One of the oldest Catholic institutions here, the Church of Our Lady of Lourdes was built in the 19th century to cater to the needs of the growing Tamil Catholic community in colonial Singapore.
Its neo-Gothic design was heavily influenced by the architecture of its European counterpart, the Basilica of the Immaculate Conception in Lourdes, in France.
Former parish priest Ignatius John Aloysius said the structural likeness reflects the basilica, built to commemorate a series of 18 miracles that transpired in Lourdes over a five-month span in 1858.
Lourdes is geographically distant and few Catholics are able to ever make the journey there. So the French missionaries probably thought it would be a good idea to have a church dedicated to Lourdes here.
The church opened its doors to its 400-strong ethnic Indian congregation in 1888, and also provided education and welfare services to poor and needy Indians.
Although the church is now for all Catholics… it still has a special place for the Tamil-speaking Catholics because of its rich history.
Its location near Serangoon Road was deliberately chosen as the area had been an enclave for Indian immigrants since the 19th century. In 1974, the church authorities opened it to Catholics of all ethnicities and languages.
The Indian influence on this church, however, is apparent as religious services are still conducted in both Tamil and English – with weekly Tamil masses held on Sunday at 9.30am and 6.30pm. Although the church is now for all Catholics irrespective of their race or nationality, it still has a special place for the Tamil-speaking Catholics because of its rich history spanning over 120 years.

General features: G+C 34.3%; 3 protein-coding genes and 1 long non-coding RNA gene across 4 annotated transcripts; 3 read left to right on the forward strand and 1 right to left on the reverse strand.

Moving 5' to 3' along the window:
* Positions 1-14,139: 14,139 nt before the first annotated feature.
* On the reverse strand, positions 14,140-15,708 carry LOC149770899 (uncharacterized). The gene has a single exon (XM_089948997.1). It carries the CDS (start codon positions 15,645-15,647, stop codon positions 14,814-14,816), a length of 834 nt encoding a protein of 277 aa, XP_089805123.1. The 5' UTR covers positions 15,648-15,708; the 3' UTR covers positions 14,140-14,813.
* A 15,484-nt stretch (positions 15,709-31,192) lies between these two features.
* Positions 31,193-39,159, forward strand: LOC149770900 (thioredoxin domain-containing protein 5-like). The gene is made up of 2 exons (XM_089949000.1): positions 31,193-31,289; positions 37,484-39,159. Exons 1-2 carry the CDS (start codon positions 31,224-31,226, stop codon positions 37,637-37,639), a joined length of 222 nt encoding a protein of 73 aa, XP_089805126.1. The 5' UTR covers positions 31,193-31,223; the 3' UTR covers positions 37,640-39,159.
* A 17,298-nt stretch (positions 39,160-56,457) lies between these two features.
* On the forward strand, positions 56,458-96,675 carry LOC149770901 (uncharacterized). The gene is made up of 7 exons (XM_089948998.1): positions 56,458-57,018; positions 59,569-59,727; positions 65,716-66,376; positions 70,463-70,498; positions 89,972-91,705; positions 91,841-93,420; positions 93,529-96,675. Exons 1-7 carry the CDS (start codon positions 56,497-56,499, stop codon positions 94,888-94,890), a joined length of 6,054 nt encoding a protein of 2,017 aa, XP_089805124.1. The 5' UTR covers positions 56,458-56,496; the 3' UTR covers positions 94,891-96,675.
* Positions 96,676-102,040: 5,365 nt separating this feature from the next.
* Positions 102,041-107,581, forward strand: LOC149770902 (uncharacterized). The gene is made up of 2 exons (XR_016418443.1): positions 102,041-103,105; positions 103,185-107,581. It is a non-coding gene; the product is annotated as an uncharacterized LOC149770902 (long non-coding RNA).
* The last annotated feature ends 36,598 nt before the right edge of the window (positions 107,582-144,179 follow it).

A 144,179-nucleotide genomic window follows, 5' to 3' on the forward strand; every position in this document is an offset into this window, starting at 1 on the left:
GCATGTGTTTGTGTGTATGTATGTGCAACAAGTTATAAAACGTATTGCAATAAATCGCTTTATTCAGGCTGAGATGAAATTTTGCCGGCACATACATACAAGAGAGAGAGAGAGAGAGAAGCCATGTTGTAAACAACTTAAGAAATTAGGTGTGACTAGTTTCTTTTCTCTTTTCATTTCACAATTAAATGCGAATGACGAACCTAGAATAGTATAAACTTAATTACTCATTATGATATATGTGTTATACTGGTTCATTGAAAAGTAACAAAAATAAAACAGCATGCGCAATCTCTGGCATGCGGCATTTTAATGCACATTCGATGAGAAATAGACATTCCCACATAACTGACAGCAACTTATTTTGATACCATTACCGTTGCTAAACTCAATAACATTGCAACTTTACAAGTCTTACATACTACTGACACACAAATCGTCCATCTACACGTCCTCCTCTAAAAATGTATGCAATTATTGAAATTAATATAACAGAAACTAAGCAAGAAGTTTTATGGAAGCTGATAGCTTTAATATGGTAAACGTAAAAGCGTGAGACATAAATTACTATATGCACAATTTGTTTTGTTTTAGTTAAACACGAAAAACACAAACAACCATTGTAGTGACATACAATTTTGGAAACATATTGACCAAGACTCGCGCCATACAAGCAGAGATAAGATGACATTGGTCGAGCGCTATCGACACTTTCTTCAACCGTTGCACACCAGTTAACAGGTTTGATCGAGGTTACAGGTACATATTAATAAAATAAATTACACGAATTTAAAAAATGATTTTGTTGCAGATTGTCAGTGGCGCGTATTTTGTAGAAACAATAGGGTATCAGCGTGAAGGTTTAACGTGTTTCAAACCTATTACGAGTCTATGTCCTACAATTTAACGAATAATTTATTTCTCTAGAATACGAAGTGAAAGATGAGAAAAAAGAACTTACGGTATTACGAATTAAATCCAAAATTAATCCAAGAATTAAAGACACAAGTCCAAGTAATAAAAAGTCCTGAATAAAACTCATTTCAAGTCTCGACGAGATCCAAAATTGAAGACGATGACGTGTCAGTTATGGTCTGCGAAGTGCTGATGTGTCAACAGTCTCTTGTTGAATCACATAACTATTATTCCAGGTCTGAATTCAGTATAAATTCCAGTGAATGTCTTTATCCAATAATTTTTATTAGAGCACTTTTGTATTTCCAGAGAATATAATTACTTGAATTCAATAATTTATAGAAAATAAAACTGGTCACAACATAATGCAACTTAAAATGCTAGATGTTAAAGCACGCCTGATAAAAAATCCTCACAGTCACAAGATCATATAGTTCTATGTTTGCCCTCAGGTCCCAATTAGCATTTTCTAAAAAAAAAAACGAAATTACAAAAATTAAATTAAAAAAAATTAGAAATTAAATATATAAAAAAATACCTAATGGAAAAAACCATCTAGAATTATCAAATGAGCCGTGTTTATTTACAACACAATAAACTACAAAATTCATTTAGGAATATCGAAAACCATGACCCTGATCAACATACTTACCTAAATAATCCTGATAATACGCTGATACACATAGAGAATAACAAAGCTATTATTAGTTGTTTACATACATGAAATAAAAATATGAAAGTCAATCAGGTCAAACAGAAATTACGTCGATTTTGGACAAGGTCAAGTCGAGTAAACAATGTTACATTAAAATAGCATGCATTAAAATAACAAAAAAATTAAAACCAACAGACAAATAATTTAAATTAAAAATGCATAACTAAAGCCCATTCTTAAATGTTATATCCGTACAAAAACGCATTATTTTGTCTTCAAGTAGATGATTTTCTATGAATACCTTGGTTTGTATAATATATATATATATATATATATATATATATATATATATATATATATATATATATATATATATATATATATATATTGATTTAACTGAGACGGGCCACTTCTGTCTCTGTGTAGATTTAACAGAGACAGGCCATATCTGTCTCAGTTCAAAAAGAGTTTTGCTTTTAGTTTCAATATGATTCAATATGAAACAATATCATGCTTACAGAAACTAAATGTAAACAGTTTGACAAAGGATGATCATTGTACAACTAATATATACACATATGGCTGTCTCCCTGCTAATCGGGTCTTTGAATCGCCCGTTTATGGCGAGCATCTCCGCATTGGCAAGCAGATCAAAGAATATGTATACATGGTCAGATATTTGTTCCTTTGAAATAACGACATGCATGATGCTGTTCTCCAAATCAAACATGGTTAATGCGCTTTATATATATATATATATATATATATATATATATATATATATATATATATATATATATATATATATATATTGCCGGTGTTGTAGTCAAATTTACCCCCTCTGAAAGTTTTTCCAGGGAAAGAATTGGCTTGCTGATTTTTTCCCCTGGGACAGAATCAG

Local shrines play an especially important and visible role in Indian Catholic towns, and parish feasts can attract visitors from some distance. In addition to these many local sites, there are several important pilgrimage sites that draw pilgrims from a distance. The most important of these is Our Lady of Velankanni (or Vailankanni), an enormous basilica shrine referred to by many Indians as the “Lourdes of the East,” which is said to draw millions of visitors a year, especially at Christmas and during the shrine’s feast in the nine days leading up to September 8. Pilgrims come in parish groups or as families, to make or fulfill vows, to offer penance or seek a miracle, or simply, as many say, to “find peace” and to connect with “mother Mary.”
Velankanni is “Our Lady of Health,” and devotees claim that miracles from her continue today. Like most Indian shrines, there is a “museum” of gifts and plaques left behind as offerings to attest to miracles received there. Silver ex-votos there symbolize healing of hearts, eyes, legs and more. Stethoscopes with notes thank the Virgin for help passing medical school exams, and a small silver airplane accompanies a thank you note for passing a pilot’s exam. Many small replicas of houses thank her for help finding a house, and pictures and silver cradles give thanks for a suitable marriage or for the birth of a child. One woman interviewed at the shrine, a frequent visitor, said she witnessed to an occasion when an elderly lame woman was able to get up and walk, and another time when a deaf girl had an apparition and was able to hear again.
Timeline of Velankanni till date
- The history of Our Lady of Good Health, Vailankanni, dawned in the 16th century
- In September 1771, Vailankanni which had been a substation of Nagapattinam Parish, was raised to the status of a Parish.
- The majestic Shrine facing the East, was renovated twice in 1920 and 1933.
- His Holiness Pope John the XXIII, raised the Shrine to the status of ‘Basilica’ on the 3rd November 1962. The apparitions of Our Lady, the Miraculous statue of Our Lady, the countless miracles, the magnificent architecture and beauty of the Shrine, were the motives for this Shrine to become a Basilica.
- The storeyed extension Basilica was blessed and opened in 1975.
- In 1985, the little Chapel at Our Lady’s Tank, was built a new and blessed.